Andaman & Nicobar Islands Diary: Neil Island (Shaheed Dweep)
Neil Island: An air-conditioned ferry takes one across to Neil Island from Havelock. After a one-hour ride costing Rs 1350 one reaches the 13.7 sq. km. island famous for its coral reefs, sunrise and sunset views.
Bharatpur beach is the island’s most beautiful beach. It is a favorite of scuba divers and snorklers. A few options like water scooter and banana rides are also there. On this beach glass bottom rides at Rs 700 pp are quite popular.
Water is crystal clear and watching corals from the glass bottom of boat is an exhilarating experience. Beds and walls of corals, under 10 to 20 feet of water, are clearly visible through the toughened glass bottom on bright and sunny days. Schools of colourful fish swimming around the garden of corals leave you in a trance.
Corals are in all shapes, colours and sizes. Finger carol, mushroom carol, jackfruit carol, blue diamond carol, brain carol….the list of names is endless. Boatman keeps drawing your attention to these and keeps rattling off their names. During the entire boat ride eyes stay glued to the glass bottom moving over the majestic flora and fauna of the marine world.
The ride leaves you in wonder and awe of this unique and mysterious world of marine life. According to a boatman in winters water clarity improves by many notches and views are even more spectacular on sunny days.
Bharat Nagar beach, a clean white sand beach, is best enjoyed during the low tide when water recedes for nearly 500 meters and one can go walking deep into the ocean bed made of white sand. Life guards do keep an eye on holidayers frolicking on the beach especially during the high tide. They keep cautioning them, especially the ebullient non-swimmers in groups who invariably get carried away by their enthusiasm and start venturing into waist deep water and beyond.
During the low tides expanse of white sand is a captivating site. One can admire this for hours from the shores lined by sun lounges, tree trunks and plastic chairs placed imaginatively on the beach by the administration as well as shack owners for the convenience of beach goers.
If lord Krishna was lording over the Havelock island, it is lord Rama to the fore on the Neil island. Sitapur, Lakshmanpur, Ram Nagar and Bharatpur are the four popular villages on this island.
Sitapur beach is famous as a sunrise point. This beach of rock bed and dead corals is not for swimming. Hit the spot early at 4.30 am and you are in for a treat. Pray there aren’t any clouds in the horizon.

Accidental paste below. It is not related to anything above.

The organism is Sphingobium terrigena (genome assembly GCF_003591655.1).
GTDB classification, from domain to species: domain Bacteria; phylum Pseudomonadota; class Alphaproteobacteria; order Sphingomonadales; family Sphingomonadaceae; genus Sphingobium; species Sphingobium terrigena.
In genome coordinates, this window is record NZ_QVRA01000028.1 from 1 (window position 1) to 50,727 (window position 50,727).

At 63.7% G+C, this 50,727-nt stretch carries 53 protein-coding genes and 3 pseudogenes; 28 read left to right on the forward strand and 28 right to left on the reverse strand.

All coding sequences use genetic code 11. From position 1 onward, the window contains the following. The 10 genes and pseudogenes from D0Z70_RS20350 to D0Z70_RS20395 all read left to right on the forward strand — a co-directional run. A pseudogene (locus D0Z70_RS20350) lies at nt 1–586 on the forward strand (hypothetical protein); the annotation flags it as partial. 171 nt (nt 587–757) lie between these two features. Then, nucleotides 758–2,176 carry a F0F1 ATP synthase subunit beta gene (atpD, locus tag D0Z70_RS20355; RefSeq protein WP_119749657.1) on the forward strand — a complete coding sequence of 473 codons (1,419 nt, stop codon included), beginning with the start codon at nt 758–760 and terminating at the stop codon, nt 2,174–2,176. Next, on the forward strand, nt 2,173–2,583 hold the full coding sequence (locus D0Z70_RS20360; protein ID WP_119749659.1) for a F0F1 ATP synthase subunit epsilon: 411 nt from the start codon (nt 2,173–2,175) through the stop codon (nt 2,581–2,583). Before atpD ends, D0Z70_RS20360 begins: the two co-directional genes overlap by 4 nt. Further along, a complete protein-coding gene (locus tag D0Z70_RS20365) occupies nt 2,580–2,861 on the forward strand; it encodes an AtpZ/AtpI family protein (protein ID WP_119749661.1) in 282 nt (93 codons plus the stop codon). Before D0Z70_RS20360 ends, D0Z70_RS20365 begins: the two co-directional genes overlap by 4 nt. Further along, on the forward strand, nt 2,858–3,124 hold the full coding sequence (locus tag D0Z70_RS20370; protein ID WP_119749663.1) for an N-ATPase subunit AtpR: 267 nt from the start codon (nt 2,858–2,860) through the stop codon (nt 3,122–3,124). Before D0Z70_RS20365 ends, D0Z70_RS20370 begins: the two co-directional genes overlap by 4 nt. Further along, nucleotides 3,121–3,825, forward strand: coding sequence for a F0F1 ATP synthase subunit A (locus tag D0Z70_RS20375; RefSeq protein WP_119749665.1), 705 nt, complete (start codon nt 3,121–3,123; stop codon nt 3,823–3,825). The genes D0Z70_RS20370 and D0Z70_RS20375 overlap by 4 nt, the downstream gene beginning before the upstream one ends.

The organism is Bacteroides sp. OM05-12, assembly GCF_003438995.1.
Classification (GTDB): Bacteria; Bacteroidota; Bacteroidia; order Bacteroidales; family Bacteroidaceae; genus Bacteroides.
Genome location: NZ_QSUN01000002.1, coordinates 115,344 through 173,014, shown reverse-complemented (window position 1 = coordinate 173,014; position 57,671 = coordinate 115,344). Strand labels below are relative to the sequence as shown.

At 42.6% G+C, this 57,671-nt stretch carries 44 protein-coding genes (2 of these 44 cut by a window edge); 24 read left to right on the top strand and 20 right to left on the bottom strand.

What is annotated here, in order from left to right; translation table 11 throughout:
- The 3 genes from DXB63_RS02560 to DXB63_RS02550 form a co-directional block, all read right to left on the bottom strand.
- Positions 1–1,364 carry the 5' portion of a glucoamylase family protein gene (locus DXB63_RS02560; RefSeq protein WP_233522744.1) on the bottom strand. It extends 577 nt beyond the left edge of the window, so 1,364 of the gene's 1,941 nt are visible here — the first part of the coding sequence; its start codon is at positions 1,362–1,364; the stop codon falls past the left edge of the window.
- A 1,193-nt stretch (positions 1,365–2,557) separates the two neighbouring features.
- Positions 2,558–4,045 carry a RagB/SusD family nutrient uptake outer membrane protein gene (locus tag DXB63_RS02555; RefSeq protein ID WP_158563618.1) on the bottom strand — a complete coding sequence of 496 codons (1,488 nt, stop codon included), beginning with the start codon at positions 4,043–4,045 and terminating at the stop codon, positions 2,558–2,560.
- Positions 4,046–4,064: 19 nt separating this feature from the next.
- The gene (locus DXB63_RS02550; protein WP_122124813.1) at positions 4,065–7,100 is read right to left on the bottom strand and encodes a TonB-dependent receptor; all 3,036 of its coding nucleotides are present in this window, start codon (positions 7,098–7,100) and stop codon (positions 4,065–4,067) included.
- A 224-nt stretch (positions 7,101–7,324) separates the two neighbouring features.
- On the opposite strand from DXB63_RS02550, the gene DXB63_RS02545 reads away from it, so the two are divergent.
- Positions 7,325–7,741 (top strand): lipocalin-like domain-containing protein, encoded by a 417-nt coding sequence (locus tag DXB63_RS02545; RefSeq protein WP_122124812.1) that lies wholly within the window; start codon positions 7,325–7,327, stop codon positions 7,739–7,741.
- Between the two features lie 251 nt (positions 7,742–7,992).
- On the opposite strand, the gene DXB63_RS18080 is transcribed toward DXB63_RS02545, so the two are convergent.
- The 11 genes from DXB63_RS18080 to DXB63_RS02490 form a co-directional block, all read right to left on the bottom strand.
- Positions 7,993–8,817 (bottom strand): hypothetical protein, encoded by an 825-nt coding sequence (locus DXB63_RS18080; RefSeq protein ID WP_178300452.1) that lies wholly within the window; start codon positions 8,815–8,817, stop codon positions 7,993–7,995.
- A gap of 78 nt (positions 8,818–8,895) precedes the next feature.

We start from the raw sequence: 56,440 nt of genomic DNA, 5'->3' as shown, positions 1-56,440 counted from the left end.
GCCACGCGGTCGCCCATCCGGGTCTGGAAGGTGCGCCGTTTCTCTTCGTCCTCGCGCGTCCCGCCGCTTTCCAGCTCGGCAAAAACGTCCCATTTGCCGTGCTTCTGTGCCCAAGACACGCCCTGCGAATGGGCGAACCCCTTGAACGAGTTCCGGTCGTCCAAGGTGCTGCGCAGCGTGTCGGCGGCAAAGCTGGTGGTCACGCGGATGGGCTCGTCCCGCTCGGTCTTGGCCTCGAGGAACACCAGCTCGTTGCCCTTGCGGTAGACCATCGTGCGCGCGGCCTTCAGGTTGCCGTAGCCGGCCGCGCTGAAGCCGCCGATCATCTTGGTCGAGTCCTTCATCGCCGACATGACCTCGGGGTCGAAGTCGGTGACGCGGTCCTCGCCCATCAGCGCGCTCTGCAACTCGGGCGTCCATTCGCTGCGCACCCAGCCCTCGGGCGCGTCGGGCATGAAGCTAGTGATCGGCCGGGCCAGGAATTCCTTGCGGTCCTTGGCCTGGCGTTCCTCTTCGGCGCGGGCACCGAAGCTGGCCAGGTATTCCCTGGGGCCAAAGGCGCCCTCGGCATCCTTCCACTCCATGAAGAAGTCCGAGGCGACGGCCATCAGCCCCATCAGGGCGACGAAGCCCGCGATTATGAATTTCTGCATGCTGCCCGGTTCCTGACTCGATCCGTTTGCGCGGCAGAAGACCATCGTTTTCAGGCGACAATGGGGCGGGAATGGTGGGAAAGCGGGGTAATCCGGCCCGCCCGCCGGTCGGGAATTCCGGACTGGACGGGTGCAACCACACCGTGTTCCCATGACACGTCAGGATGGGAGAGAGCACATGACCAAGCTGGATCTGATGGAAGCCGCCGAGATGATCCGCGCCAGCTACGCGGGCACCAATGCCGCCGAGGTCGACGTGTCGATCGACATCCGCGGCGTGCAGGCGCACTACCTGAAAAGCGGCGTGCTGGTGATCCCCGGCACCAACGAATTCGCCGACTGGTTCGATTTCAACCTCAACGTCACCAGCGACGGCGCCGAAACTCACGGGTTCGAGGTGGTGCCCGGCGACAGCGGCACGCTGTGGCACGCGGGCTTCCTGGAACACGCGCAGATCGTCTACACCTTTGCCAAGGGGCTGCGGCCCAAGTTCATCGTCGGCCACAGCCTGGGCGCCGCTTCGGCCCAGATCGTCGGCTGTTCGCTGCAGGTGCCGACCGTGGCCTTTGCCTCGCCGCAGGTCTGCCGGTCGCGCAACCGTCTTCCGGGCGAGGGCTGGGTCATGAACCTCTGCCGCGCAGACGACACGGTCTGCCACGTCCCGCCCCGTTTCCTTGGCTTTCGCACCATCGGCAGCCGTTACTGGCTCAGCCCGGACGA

Weather is at its most unpredictable in this part of the world. It only takes a few minutes for the sky to turn sunny from cloudy or vice versa. From light drizzle to heavy downpour to bright and sunny in a few minutes is the mother nature’s way of reminding us the mortals as to who is in charge. Clouds converging suddenly from nowhere do spoil the sunrise and sunset views for tourists on short visits to these islands.
Lakshmanpur 2 beach is famous all over the South Andamans for its spectacular sunset view. It is the only beach in the South Andamans where you can enjoy candle light sunset snacks and dinner of Maggie noodles.
Always remember that on these islands you must be at the sunrise point by 4.30 am and by 4.30 pm for sunset views.
Stay back at the beach at least for 45 minutes after the sun’s disappearance in the horizon to experience the play of pink, orange, amber and white colours of lights in the twilight sky.
I personally feel the post-sunset period of 30 to 45 minutes is the most exhilarating. This can be called the second sunset of the evening. It fills the sky and clouds with colours and is the mother nature’s very own not to be missed laser show in the horizon during the twilight hour.
The scene is just the reverse in the morning where play of lights begins before the break of dawn but with less intensity.
Except the Bharatpur beach all other Neil island’s beaches are dead coral beaches. Dead corals make walking bare feet on the sand impossible. Beaches are strewn with dead calcified pieces of corals. In some places the entire beach beds have become the final resting grounds of giant dead corals, giving birth to mangroves.
A local boatman explained: Typhoons and deep-sea storms are killers of coral reefs. These typhoons not only cause devastation over the ground, but they also uproot and flatten lush rich coral gardens under the water. Once dead these plants are washed ashore and get dumped on the white sand beach beds of the island. A stark reminder of mother nature’s fury as well as a completed life cycle.